Three things hit me today that made me ask myself, "Why bother then?"
The first is the incredible news from the US (where I'm from) about the so-called anti-spam Bill signed yesterday by President George Bush. Called the "Controlling the Assault of Non-Solicited Pornography and Marketing Act" (CAN-SPAM), it's nothing more than nonsense that won't decrease the amount of spam email in my in-box. Says an article from Silicon Valley.com:
"(It) imposes an opt-out standard instead of an opt-in requirement, which gives businesses the right to send unsolicited marketing e-mails until you opt out. It also allows businesses to broadcast as much spam as they like - as long as the messages are obviously advertisements with a valid U.S. postal address or P.O. box. David Sorkin, an associate professor at the John Marshall Law School in Chicago and an expert on spam laws, said the bill will do nothing to block junk e-mail and could increase it."
When I read further, I come to understand why Nigerian spam won't cease, I'll still have to mess around with email filters and now, in addition to deleting email, I must now take even more time to opt-out.
Why bother to get excited over this?
The next "Why Bother Then" mind-feed came in the form of data released by Jupiter Research, in a Businesswire write-up called Jupiter Research Reports That One in Seven Consumer-Facing Web Sites Has an Error on Their Home Page Severe Enough to Cause Visitor Defection The fact is, most companies push usability issues and/or Quality Assurance testing underneath the rug. Rather, they'll spend enormous chunks of money to send people to SEO conferences, pay for keywords and PPC campaigns, pay employees to record website traffic and write nice ROI reports for Department Heads and hire SEO's to perform rank miracles.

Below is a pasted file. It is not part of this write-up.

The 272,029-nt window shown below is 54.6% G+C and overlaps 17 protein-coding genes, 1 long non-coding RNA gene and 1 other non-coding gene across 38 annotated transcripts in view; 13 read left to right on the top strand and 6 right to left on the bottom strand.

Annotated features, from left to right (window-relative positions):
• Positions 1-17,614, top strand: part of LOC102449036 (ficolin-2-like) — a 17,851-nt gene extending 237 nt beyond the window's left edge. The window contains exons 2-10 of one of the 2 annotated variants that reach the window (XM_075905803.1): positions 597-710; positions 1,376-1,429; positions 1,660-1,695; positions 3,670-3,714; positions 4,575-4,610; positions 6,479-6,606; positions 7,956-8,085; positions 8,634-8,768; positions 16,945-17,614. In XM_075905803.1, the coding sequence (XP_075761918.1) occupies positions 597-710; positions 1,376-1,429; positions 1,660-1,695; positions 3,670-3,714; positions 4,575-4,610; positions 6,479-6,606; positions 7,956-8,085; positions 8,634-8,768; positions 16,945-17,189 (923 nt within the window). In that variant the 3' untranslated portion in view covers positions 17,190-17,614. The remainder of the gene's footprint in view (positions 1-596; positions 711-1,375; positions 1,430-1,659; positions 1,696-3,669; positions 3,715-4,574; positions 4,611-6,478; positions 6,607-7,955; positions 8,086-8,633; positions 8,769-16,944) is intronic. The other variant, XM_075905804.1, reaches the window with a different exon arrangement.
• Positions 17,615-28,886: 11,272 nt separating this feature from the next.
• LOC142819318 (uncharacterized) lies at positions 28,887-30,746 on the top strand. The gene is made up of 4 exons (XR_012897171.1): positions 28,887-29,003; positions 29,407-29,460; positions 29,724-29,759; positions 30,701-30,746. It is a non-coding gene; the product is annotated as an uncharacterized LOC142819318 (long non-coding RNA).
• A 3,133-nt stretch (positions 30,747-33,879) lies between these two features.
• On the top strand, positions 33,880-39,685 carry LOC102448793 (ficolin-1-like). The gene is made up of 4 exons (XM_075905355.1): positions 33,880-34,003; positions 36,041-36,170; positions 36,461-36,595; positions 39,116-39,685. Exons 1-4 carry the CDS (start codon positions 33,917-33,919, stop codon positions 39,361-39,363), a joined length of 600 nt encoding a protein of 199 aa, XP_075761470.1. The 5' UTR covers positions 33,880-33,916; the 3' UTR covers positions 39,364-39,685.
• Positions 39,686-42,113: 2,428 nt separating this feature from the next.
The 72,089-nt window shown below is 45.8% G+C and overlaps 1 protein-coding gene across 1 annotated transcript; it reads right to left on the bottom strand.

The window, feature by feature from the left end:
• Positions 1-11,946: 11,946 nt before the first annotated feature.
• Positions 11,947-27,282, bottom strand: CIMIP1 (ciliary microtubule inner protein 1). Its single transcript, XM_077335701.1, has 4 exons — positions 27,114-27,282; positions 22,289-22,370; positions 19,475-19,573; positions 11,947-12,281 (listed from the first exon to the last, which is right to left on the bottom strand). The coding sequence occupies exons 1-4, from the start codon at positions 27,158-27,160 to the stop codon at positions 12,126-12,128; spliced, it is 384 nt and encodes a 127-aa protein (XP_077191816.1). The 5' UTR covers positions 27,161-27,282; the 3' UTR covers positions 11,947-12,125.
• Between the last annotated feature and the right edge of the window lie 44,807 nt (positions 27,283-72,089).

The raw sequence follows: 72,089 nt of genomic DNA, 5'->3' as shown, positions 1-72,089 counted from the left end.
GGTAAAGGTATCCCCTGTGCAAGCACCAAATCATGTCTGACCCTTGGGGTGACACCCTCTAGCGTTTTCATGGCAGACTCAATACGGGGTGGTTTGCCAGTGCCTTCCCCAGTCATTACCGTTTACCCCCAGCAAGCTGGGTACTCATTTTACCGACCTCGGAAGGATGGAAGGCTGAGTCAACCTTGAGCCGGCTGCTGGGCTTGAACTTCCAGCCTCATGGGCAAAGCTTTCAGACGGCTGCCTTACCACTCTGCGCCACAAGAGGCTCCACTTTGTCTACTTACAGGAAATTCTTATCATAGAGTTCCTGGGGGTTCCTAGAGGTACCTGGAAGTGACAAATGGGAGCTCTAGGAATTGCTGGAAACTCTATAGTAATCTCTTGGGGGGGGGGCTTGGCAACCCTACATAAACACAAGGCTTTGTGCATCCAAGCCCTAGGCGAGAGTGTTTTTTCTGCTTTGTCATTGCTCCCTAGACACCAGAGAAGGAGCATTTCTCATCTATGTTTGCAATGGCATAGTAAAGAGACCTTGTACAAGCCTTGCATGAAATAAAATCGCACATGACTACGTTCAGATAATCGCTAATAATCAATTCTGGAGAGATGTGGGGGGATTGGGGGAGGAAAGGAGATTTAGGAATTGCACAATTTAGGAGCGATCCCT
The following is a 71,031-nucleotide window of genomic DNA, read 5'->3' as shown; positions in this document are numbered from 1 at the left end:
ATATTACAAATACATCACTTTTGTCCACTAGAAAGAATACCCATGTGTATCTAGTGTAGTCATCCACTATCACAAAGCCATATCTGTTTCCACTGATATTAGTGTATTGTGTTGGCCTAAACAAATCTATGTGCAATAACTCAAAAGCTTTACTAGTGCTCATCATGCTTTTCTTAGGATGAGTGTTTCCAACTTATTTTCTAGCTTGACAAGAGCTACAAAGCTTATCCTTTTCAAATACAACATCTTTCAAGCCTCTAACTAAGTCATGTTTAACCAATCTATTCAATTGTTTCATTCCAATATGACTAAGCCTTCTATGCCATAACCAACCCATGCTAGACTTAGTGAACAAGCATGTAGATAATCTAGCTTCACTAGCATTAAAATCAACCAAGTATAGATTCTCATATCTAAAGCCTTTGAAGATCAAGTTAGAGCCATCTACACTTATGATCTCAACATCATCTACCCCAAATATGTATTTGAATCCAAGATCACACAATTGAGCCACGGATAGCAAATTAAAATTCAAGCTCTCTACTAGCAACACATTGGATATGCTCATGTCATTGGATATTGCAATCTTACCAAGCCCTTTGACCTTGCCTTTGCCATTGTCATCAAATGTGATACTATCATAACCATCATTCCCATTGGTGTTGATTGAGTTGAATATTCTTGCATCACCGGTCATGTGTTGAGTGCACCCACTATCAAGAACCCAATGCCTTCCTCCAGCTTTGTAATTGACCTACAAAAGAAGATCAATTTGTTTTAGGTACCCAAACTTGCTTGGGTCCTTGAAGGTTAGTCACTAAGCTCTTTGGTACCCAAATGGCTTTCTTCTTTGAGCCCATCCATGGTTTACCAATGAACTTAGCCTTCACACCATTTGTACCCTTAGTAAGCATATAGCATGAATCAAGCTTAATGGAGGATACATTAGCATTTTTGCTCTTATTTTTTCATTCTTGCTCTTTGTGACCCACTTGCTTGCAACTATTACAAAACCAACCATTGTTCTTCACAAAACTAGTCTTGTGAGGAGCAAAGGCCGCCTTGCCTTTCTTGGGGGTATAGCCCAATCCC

Yet, they won't bother to use link checkers or do performance testing of their web pages.
Why bother to worry about algorithms when meanwhile your website visitor arrives at a dysfunctional homepage?
An even more shocking "Why Bother" moment hit me after reading something Barry pointed out in his wonderfully informative coverage of the Chicago SEO conference. He wrote:
"How many people and resources does each search engine put towards spam reports? All but Yahoo! said they did not have any specific team or individuals responsible for spam. Yahoo! said they have 3 full time engineers who handle spam and send your spam reports to either firstname.lastname@example.org or email@example.com. Google said they will rarely (almost never) block or ban a specific page or site, they said they will look at the spam and build into their algorithm to filter out those types of sites. Teoma basically came out and said that they do not have spam based on their unique method of ranking site."
This is news to me! I've seen many SEO's state in their newsletters and forums that search engines are interested in knowing who is spamming their indexes. I've seen debates in forums over whether it's considered ethical to be "Spam Police". Google even provides this form for you to report web page violations you might find. They state:
"If your Google search returns a result that you suspect is spam, please let us know using this form. We investigate each report of deceptive practices thoroughly and take appropriate action when abuse is uncovered. At minimum, we will use the data from each spam report to improve our site ranking and filtering algorithms. The result of this should be visible over time as the quality of our searches gets even better. In especially egregious cases, we will remove spammers from our index immediately, so they do not show up in search results at all. Other steps will be taken as necessary."
So, why bother if they don't really take any action and this is just blowing smoke up our you-know-whatzits?